“Consumers trust their friends and acquaintances far more than any other source.”
So says a Forrester “strategist”. Makes sense. But the corollary is wrong:
“Facebook, which brings a unique solution evolves advertisements to endorsements and encourages members to subscribe to a brand in what we are calling “Fan-Sumers” (an evolution of the consumer). As consumers share their affinities, brands can advertise using trusted social relationships.”
Apparently, in order to be a strategist at Forrester you need to be good at coining new terms (fan-sumers), that are
rip-offs from your betters (Toffler’s prosumers – Update: Jeremiah says it wasn’t a rip-off, and I apologize. Nevertheless, Toffler is basic reading if you’re any kind of strategist). However, Mr. Strategist doesn’t have to ask “why?” – why do consumers trust their friends and acquaintances more than other source?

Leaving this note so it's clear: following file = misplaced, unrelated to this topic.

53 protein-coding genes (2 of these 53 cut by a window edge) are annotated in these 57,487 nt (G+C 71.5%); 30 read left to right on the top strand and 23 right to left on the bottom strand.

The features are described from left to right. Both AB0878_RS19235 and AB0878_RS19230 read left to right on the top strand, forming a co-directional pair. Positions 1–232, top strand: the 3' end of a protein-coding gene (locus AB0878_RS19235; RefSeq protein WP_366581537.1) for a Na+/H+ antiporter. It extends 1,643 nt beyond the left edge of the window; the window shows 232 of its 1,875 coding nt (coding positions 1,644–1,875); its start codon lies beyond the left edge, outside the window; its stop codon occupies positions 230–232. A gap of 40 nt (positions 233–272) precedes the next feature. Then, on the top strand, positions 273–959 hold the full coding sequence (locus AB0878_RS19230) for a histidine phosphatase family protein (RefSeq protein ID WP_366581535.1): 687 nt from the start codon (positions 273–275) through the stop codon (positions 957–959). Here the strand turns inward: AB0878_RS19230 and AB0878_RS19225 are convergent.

Here’s why I sometimes trust a friend’s opinion more than an expert, and always more than an ad – because it’s honest. It’s because I believe that my friends have my own interests in mind when they recommend a product, and not any commercial interest. More than that – if a friend was ever to try to promote some product to me in order to receive a benefit from a third party without disclosing that, I’d never trust their opinion again, and would seriously question whether they’re actually my friend.
Facebook’s “amazing” strategy that Forrester is touting seems more like MLM 2.0. Make money working from home, touting products to your social network friends, only you don’t even make money…